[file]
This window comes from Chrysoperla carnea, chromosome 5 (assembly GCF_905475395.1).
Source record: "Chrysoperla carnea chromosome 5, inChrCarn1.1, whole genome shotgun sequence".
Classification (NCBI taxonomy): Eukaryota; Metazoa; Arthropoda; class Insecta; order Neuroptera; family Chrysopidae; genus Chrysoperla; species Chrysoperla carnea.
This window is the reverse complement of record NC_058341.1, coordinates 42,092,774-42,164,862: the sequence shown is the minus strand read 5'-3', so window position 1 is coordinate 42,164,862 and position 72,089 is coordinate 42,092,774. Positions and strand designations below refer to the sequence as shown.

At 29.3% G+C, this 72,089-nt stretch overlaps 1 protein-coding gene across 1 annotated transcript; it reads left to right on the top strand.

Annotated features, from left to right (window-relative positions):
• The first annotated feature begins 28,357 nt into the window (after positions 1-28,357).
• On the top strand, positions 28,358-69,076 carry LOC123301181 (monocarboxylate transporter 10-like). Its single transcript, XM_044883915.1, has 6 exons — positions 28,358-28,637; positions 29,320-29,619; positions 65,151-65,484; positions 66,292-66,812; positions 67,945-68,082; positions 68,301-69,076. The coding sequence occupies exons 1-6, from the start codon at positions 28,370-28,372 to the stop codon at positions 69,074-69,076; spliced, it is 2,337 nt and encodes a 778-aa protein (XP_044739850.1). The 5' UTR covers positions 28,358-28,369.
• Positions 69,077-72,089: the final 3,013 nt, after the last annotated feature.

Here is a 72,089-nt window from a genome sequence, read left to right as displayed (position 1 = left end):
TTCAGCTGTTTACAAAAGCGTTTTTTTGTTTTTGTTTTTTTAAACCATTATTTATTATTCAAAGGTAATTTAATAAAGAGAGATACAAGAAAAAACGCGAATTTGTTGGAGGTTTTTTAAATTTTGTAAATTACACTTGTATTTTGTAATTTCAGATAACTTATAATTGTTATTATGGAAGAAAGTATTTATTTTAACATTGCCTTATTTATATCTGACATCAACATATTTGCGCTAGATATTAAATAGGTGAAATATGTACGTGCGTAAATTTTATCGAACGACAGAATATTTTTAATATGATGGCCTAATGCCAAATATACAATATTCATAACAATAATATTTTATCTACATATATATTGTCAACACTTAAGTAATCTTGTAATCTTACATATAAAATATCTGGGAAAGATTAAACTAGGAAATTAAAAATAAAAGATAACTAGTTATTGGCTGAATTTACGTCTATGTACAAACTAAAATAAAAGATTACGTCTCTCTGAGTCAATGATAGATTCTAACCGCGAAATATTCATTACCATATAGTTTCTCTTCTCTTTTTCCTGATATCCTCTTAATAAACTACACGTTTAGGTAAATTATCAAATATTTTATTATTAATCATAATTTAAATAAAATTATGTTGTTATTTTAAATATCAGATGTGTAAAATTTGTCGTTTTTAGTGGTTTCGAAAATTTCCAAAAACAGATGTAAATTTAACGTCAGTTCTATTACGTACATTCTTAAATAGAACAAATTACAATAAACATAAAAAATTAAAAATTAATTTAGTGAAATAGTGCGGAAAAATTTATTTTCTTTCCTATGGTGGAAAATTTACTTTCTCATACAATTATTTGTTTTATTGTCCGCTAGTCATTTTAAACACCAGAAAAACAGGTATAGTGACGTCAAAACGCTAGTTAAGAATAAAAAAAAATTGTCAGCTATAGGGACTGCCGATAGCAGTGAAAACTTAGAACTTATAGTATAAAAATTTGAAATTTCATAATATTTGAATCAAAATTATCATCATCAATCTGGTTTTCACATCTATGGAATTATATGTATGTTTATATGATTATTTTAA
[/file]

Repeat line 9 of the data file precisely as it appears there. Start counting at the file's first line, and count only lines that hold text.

• Positions 69,077-72,089: the final 3,013 nt, after the last annotated feature.